This article was published in Australian Dictionary of Biography, Volume 14, (MUP), 1996
John Fisher (1910-1960), journalist, was born on 7 June 1910 in South Melbourne, fifth of six children of Scottish-born Andrew Fisher, prime minister, and his wife Margaret Jane, née Irvine, from Queensland. The family moved to London in 1915. Apart from one year in a state school at St Kilda when the Fishers revisited Melbourne in 1921, John was educated in England, from 1922 to 1929 at Merchant Taylors' School, London. Having travelled in Europe, in 1930 he returned to Melbourne where (Sir) Keith Murdoch gave him a cadetship on the Herald.
In 1934 Fisher's life was transformed by the arrival in Australia of Egon Erwin Kisch, a Czechoslovakian communist who had been invited as a star delegate to the All-Australia Congress of the Movement Against War and Fascism, to be held in Melbourne in November. The Federal government prohibited Kisch from landing and the case became a cause célèbre. As publicity manager of the Kisch reception committee, Fisher helped to have the ban overturned. Kisch sailed for Europe in March 1935 and Fisher accompanied him. During the voyage he provided material for Kisch's witty and perceptive book, Australian Landfall (London, 1937). Fisher was one of its English translators.
From 1935 Fisher was based in Moscow: he worked as sub-editor on the Moscow News, published an article in International Literature (October) and in Paris attended the first International Congress of Writers for the Defence of Culture. In 1936 he moved between Moscow, Brussels, London and Berlin. Following the insurrection in Spain in July, he was active in the Republican cause. At Barcelona in 1937 he was Australian representative on the World Committee for Aid to Republican Spain, and was liaison officer between that body and the Spanish Relief committees in Melbourne and Sydney. In August he co-organized the British Empire press delegation to Madrid. Back in Australia next year, he spoke on public platforms about his Spanish experiences.
Politics were Fisher's passion and journalism his trade. He was assistant foreign editor of the Labor Daily (Sydney), then Canberra correspondent for the communist newspaper, Tribune, from September 1939 until it was banned in May 1940. Seeking to enter Federal parliament, in 1939 he had tried unsuccessfully to gain Labor Party pre-selection for his father's old seat of Wide Bay, Queensland, before standing in New South Wales in 1940 as State Labor candidate for Hume and receiving only 4.9 per cent of the vote.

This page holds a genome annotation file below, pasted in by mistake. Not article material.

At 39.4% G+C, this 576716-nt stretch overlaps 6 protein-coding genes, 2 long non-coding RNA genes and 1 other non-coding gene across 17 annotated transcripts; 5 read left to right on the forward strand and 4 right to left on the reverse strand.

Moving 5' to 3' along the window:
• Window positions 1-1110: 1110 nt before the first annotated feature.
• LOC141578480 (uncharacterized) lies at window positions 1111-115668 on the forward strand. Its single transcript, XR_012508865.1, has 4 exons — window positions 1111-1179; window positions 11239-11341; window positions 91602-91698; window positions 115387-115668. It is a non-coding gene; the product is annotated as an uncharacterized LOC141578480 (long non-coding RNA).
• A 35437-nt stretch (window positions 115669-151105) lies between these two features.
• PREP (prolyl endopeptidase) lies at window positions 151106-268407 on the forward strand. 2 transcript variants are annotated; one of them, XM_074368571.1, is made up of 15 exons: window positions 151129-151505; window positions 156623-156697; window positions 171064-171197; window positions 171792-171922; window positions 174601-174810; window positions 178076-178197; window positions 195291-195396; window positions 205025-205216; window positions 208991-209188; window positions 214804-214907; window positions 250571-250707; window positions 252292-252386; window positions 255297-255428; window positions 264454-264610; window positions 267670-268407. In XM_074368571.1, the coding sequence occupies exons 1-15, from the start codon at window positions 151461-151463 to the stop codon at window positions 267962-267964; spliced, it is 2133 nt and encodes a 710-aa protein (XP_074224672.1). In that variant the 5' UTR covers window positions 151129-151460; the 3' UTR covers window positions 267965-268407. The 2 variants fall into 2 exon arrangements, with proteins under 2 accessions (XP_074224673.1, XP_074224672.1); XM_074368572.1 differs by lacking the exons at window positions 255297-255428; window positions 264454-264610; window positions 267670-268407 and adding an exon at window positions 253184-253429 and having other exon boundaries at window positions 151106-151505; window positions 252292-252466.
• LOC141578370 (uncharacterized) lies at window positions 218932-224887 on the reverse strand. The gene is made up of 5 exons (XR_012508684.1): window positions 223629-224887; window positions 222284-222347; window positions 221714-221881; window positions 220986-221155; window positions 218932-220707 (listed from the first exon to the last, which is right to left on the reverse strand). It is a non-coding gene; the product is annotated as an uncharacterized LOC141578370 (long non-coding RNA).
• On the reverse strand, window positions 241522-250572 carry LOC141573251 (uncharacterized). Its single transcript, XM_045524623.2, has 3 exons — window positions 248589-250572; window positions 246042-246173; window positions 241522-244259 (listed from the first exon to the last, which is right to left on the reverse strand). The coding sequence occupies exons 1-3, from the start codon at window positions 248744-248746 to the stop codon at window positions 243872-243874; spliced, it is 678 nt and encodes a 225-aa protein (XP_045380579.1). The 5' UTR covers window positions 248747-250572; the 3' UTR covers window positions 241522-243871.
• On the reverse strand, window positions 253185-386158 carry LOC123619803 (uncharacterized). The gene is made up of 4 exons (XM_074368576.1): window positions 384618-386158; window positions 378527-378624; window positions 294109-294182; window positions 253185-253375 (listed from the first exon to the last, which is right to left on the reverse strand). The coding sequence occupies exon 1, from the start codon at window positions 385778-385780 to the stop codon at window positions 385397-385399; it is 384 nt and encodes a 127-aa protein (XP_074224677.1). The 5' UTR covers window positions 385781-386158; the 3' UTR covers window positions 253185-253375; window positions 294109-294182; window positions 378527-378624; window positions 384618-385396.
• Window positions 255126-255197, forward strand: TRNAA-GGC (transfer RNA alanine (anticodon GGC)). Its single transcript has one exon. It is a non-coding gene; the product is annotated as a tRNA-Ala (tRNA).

In Canberra he had met Elizabeth Skelton, a stenographer on the Hansard staff; they were married on 19 August 1941 at the registrar general's office, Sydney. On 6 June 1942 they sailed for Vladivostok, en route to Moscow where Fisher freelanced and was the Australian Broadcasting Commission's war commentator. The A.B.C. terminated his regular broadcasts in January 1943. That month he became press attaché to the Australian legation at Kuibyshev; Beth worked as its clerical officer.
After the cessation of hostilities in Europe the Fishers shifted to Prague. John continued freelancing and Beth was employed by the publishers, McGraw-Hill. Told to leave Czechoslovakia in 1949, he spent the next years in London. The couple separated and were to be divorced in 1959. He settled in Sydney in 1954. Although he had brief stints as a sub-editor, his days in journalism were over. His application in 1955 for a position with the United Nations Educational, Scientific and Cultural Organization was blocked by the Department of External Affairs because of an unsatisfactory security assessment and a negative report by the Department of Labour and National Service.
Tall, extremely thin and ascetic, Fisher was a serious, selfless and impulsive man who tried 'to make the world a better place'. His only interest outside politics was in Shakespearian drama. He took a job as a mailsorter in the General Post Office, Sydney. Survived by his two sons, he died of coronary vascular disease on 25 August 1960 at Plympton, Adelaide, and was buried in Centennial Park cemetery.
Amirah Inglis, 'Fisher, John (1910–1960)', Australian Dictionary of Biography, National Centre of Biography, Australian National University, http://adb.anu.edu.au/biography/fisher-john-10189/text18003, published first in hardcopy 1996, accessed online 23 October 2016.
This article was first published in hardcopy in Australian Dictionary of Biography, Volume 14, (MUP), 1996